Now, it is clear from the decision in Browning-Ferris that in ascertaining whether an entity possesses “sufficient control” over another company’s employees to qualify as a joint employer, the NLRB will not only look to whether an entity exercises control over the terms and conditions of employment, but also whether such control is indirect (e.g., through an intermediary) or whether it has reserved the authority to do so. In other words, a company that has either “indirect control” or the “unexercised potential to control” another entity’s employees will be deemed a joint employer.

The Browning-Ferris decision impacts just about every industry. It particularly impacts staffing agencies who temporarily lend employees to companies. The decision also significantly impacts the franchisor-franchisee business model where, under some franchise agreements and in order to ensure quality control of the franchise’s brand, the franchisor retains rights to control certain terms of employment of its franchisees. Already, cases have been filed against McDonald’s arguing that McDonald’s (as franchisor) is liable for the conduct of some of its franchisees. Similarly, contractors and subcontractors have to be aware of the Browning-Ferris decision as any unexercised right to control the other entities’ employees would very likely lead to the conclusion by the NLRB that both are joint employers.

Currently, the Browning-Ferris decision is limited to cases before the NLRB. However, employers should be aware that if courts and other federal and state agencies, including the U.S. Department of Labor, begin adopting the NLRB’s new joint employer standard, employers will inevitably face expanded coverage and increased liability. And, considering the fact that, just months ago, the DOL issued new administrative guidance confirming its position that “most workers are employees” for purposes of the Fair Labor Standards Act, it would not be surprising if the DOL adopted the NLRB joint employer test in the near future.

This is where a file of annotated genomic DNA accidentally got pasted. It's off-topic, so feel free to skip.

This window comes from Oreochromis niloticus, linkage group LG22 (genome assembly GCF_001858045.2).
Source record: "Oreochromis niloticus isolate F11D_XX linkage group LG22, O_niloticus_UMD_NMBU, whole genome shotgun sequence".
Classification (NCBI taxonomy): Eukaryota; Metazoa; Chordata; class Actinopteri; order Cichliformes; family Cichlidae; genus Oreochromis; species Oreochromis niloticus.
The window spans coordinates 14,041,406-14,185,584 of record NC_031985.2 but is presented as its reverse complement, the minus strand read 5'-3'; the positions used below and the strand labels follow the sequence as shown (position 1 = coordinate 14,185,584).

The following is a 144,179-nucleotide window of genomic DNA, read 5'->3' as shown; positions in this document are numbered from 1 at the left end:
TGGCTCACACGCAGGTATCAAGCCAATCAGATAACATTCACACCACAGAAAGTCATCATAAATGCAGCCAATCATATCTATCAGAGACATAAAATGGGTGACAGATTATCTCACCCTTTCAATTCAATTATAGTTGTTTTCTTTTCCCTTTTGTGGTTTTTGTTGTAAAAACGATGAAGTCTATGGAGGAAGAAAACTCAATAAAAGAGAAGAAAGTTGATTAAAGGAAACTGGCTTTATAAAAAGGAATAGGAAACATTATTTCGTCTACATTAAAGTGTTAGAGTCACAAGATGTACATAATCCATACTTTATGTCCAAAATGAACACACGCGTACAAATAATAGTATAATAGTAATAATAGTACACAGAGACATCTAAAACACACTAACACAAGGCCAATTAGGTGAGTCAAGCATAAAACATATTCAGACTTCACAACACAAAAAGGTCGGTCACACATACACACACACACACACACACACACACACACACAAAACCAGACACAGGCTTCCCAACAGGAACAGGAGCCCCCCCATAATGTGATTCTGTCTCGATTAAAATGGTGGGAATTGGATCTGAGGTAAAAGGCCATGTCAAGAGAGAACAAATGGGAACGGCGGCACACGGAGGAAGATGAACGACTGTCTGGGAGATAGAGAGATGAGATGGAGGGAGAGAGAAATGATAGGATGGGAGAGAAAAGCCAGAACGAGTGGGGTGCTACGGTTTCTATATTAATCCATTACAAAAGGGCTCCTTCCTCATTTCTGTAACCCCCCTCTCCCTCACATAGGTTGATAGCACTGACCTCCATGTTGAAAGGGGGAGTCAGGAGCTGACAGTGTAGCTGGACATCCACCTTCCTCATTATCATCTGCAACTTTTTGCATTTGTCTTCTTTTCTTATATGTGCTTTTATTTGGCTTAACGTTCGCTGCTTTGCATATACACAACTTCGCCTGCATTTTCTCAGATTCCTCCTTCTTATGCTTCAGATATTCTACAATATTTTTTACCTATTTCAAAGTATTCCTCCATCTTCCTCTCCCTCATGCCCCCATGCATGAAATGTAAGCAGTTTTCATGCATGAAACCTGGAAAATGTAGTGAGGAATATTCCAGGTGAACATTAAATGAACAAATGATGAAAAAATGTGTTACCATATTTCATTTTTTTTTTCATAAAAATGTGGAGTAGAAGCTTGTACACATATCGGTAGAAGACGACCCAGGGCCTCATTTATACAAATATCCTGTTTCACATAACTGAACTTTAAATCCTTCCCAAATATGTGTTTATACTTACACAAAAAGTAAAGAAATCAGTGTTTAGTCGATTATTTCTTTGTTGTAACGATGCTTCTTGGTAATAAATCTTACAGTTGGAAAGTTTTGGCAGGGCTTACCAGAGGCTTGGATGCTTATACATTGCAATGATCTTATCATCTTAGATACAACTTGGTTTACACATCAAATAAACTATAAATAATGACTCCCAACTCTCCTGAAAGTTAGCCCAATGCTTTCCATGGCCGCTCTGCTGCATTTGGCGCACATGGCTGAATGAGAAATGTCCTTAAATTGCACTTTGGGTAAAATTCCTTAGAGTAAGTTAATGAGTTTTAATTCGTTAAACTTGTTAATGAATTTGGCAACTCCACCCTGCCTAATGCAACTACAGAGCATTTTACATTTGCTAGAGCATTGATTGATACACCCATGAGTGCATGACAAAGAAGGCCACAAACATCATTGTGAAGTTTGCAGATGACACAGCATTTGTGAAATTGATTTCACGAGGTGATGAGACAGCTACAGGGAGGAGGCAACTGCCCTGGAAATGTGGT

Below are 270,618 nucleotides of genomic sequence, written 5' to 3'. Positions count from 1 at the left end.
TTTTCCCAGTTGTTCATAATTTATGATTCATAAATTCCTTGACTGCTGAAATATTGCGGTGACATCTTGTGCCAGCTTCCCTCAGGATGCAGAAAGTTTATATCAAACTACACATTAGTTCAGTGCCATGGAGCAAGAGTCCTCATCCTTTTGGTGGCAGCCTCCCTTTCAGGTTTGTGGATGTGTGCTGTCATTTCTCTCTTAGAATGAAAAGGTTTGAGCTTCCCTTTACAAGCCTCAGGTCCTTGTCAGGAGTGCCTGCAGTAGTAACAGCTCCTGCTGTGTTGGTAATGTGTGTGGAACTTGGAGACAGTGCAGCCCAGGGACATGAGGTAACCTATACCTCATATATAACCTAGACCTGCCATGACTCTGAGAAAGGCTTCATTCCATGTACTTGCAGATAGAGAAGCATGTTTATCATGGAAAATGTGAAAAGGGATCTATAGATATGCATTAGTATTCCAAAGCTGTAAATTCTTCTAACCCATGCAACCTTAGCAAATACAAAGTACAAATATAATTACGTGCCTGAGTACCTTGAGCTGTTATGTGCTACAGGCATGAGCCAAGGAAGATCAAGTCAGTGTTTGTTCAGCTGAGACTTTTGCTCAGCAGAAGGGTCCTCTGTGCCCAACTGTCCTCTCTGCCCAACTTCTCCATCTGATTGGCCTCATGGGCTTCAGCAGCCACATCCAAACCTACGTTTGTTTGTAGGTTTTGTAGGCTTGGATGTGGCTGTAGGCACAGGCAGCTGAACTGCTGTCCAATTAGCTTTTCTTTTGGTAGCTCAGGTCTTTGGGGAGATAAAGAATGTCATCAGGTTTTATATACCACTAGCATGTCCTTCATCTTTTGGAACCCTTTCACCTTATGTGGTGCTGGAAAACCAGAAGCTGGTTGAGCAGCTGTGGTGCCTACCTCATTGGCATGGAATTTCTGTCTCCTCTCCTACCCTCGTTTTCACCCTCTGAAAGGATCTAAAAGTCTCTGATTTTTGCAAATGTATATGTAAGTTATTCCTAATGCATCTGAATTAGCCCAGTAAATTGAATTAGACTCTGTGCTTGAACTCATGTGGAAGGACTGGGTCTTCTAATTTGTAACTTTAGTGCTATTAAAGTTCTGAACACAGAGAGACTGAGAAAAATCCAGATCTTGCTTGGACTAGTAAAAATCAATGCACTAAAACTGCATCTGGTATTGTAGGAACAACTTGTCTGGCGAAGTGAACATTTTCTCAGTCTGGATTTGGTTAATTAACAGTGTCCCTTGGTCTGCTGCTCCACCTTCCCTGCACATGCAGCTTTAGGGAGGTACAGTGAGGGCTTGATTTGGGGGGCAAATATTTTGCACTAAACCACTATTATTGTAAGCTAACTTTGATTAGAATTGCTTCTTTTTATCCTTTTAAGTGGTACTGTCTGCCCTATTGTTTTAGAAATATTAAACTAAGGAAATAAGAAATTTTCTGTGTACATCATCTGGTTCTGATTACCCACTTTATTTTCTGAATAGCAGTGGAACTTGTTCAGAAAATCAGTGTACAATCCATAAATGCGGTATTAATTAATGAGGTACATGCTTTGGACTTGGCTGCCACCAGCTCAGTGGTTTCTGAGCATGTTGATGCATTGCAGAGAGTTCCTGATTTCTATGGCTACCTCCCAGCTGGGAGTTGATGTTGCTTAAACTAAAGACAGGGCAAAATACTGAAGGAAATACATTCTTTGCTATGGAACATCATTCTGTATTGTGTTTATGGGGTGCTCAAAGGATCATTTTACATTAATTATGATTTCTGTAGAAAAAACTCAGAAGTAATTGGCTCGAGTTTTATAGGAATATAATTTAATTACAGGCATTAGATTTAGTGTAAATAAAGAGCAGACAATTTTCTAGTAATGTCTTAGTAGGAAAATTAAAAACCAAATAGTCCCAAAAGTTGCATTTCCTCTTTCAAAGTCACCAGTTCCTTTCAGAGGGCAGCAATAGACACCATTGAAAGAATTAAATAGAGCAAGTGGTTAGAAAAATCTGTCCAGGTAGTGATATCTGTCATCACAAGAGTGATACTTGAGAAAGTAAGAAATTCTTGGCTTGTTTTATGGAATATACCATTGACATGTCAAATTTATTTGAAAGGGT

While it is undoubtedly too early to tell the long-term ramifications of the Browning-Ferris decision, a brief review of court cases citing the decision are very limited at this point. One case that did cite Browning-Ferris was Nardi v. ALG Worldwide Logistics and Transport Leasing Contract, Inc., 2015 U.S. Dist. LEXIS 123355, Case No. 13 C 8723, (N.D. Ill. Sept. 16, 2015). Nardi was a Title VII sex discrimination and retaliation case brought against a transportation company and its professional employment organization (PEO). While the PEO provided human resources services (such as payroll and benefits administration) to the transportation company, the PEO did not have any control over the day-to-day tasks and terms of employment of the employees of its client. Accordingly, citing Browning-Ferris and other prior joint employer decisions from the Seventh Circuit, the court granted summary judgment in favor of the defendants, finding that the PEO was not a joint employer with its client. This case should give employers some comfort that courts may not follow the NLRB’s lead in making joint employer determinations.

Though the true impact of Browning-Ferris may not be known for years, businesses, particularly those that have contractual rights to affect terms and conditions of another entities’ employees, should take heed of this case and work with legal counsel to assess the risks of being deemed a joint employer, as well as strategize on measures to mitigate those risks.

Should you have any questions regarding this article, or should you want to evaluate your company’s potential joint employer liability under the new and expanded NLRB definition, please contact E. Jason Tremblay at 312-876-6676 or your designated Arnstein & Lehr LLP attorney.

Restrictive Covenant Update

E. Jason TremblayE. Jason Tremblay

Restrictive Covenant Update: Don’t Forget to Establish Your Legitimate Business Interest!